It’s an alarming fact that ‘acid attacks’ appear to be on the rise in the UK, and some of them appear to be linked to incidents of Hate Crime.
However, it’s important to note that some of the more recent attacks seem, on the face of it, to be acts of robbery as opposed to be incidents of Hate Crime but, nevertheless, we think it’s important to understand what to do in the event of such an attack.
The advice below, from ‘Stop Acid Attacks’, is how to treat an acid burn in the immediate aftermath once you have dialled 999…
The most important step is to immediately wash the affected body part with plenty of fresh or saline water
Dirty water can cause severe infection, so only rinse the burn with clean water
Keep flushing the burn with cool, but not very cold water until the burning sensation starts fading. This could take up to 45 minutes
Remove any jewellery or clothing which has had contact with the acid
Do not apply any cream or ointment as it may slow the treatment procedure by doctors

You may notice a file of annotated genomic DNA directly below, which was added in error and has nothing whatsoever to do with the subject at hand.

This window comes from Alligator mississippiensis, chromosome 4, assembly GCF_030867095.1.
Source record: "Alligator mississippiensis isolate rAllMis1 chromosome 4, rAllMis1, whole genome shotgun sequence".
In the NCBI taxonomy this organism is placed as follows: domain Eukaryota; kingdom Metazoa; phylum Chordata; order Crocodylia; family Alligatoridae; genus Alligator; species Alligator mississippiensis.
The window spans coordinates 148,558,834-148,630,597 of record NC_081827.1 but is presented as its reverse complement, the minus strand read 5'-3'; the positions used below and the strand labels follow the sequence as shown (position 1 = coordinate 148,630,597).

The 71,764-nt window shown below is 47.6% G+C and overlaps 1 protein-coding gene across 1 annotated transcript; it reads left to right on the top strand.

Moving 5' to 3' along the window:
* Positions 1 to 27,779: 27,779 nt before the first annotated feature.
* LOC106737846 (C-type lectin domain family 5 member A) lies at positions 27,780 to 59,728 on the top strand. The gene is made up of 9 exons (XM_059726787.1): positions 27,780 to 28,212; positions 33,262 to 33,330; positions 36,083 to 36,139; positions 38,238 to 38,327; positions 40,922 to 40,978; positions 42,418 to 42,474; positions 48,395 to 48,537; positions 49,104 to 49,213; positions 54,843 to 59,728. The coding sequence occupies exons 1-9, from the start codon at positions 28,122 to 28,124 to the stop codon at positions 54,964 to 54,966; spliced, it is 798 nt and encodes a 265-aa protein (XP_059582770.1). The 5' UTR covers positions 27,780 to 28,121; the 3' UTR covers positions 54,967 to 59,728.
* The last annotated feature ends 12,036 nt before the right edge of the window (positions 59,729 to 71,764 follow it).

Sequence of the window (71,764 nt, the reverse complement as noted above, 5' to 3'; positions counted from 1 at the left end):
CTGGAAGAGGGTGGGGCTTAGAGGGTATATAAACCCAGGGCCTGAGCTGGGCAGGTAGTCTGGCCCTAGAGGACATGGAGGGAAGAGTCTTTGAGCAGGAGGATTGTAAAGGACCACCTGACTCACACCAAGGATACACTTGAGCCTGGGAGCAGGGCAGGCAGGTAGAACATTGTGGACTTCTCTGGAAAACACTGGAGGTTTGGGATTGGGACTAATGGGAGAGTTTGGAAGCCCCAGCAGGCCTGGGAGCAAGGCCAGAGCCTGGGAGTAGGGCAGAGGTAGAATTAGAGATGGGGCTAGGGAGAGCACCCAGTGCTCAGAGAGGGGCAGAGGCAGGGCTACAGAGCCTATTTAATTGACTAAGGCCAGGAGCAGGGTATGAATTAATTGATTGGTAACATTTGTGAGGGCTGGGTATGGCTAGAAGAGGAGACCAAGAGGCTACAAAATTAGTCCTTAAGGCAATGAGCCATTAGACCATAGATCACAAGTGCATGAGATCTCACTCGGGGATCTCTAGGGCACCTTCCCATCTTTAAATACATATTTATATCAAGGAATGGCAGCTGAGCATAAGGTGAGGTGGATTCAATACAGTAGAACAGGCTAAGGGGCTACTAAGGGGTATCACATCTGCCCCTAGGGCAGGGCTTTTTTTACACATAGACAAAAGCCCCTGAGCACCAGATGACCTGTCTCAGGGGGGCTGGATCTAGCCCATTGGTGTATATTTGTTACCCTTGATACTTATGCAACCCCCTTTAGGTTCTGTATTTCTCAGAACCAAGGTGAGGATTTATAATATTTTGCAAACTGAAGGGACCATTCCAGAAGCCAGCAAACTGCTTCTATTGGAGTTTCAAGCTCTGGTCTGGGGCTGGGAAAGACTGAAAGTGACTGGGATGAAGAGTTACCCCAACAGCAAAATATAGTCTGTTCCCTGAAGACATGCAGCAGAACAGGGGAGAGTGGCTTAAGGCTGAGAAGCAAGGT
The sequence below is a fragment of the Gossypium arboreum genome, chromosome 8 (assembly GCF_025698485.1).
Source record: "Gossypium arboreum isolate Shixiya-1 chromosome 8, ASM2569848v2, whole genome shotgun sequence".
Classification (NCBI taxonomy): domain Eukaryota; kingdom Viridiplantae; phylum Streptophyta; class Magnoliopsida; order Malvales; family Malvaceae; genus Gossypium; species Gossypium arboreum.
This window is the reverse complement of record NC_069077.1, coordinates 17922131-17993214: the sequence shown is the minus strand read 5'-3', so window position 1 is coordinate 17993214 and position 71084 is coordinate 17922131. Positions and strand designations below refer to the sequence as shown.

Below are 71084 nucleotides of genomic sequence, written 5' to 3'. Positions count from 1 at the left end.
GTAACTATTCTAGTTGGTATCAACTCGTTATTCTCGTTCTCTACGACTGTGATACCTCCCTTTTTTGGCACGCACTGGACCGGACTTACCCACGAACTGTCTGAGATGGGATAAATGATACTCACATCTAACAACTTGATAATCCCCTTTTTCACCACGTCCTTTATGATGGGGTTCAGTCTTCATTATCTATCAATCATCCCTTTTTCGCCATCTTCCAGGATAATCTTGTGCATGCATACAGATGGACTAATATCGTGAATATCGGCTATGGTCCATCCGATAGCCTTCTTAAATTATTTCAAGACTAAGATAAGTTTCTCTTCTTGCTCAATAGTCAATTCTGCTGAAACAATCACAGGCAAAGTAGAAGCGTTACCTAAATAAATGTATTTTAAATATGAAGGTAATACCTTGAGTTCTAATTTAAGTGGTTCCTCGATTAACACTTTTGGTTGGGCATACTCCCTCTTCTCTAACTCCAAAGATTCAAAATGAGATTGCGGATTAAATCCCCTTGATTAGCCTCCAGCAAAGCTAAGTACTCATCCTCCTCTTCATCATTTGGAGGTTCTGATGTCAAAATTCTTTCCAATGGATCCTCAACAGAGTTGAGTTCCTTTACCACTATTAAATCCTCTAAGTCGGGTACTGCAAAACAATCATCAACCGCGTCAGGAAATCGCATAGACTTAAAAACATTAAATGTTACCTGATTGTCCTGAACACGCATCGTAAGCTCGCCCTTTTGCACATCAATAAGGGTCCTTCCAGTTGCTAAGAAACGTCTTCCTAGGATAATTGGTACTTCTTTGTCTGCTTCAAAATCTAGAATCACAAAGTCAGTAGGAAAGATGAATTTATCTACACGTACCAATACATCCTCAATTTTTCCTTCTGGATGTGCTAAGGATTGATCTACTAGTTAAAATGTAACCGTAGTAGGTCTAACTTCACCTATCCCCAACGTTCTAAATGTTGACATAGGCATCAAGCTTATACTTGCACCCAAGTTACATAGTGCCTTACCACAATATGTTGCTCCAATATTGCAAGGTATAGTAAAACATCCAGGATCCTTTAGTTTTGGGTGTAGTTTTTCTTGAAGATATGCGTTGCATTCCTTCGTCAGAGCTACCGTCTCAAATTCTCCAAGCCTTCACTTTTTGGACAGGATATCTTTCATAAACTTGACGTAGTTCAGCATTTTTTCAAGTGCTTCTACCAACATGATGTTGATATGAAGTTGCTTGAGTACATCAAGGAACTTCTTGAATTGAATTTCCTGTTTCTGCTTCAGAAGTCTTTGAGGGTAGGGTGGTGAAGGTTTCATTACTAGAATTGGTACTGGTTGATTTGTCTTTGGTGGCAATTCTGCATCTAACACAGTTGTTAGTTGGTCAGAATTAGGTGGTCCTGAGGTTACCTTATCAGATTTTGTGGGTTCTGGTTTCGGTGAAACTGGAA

If possible, wrap the affected area in a sterilised gauze to protect the skin from air, debris, dirt and contamination
Get to A&E as quickly as possible
It’s also important to note that if you’re helping somebody else, it’s vital that you keep yourself protected at the same time.
Remember, these types of attacks are, thankfully, very rare indeed, but it is vital that we know what the immediate steps are to try to minimise the effects where possible.
Interestingly, as I write this, I am distracted by the news that the government are reviewing the sentences and punishments handed down to perpetrators of acid attacks and that this will be debated the issue in the House of Commons this coming week.
So, let’s hope any changes to the law reflect the severity, anguish and life changing effects felt by all those affected by acid attacks.